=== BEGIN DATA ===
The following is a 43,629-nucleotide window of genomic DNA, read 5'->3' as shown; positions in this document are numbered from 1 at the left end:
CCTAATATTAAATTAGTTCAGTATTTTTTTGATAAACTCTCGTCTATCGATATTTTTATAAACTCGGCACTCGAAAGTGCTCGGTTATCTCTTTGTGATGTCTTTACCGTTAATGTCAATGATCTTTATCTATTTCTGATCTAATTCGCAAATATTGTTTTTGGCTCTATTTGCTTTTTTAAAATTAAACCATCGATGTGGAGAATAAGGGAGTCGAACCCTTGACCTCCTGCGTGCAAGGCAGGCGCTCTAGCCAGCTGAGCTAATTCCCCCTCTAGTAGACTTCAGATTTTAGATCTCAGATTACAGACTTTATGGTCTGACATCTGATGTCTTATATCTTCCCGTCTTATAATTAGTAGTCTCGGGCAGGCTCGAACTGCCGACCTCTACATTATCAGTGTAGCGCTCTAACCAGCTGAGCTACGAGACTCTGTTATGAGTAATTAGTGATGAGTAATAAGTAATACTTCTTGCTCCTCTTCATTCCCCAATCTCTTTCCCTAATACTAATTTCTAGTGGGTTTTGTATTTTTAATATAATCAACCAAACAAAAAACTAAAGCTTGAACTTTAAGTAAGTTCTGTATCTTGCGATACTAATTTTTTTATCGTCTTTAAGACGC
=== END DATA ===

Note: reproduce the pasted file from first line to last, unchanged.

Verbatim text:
The following is a 43,629-nucleotide window of genomic DNA, read 5'->3' as shown; positions in this document are numbered from 1 at the left end:
CCTAATATTAAATTAGTTCAGTATTTTTTTGATAAACTCTCGTCTATCGATATTTTTATAAACTCGGCACTCGAAAGTGCTCGGTTATCTCTTTGTGATGTCTTTACCGTTAATGTCAATGATCTTTATCTATTTCTGATCTAATTCGCAAATATTGTTTTTGGCTCTATTTGCTTTTTTAAAATTAAACCATCGATGTGGAGAATAAGGGAGTCGAACCCTTGACCTCCTGCGTGCAAGGCAGGCGCTCTAGCCAGCTGAGCTAATTCCCCCTCTAGTAGACTTCAGATTTTAGATCTCAGATTACAGACTTTATGGTCTGACATCTGATGTCTTATATCTTCCCGTCTTATAATTAGTAGTCTCGGGCAGGCTCGAACTGCCGACCTCTACATTATCAGTGTAGCGCTCTAACCAGCTGAGCTACGAGACTCTGTTATGAGTAATTAGTGATGAGTAATAAGTAATACTTCTTGCTCCTCTTCATTCCCCAATCTCTTTCCCTAATACTAATTTCTAGTGGGTTTTGTATTTTTAATATAATCAACCAAACAAAAAACTAAAGCTTGAACTTTAAGTAAGTTCTGTATCTTGCGATACTAATTTTTTTATCGTCTTTAAGACGC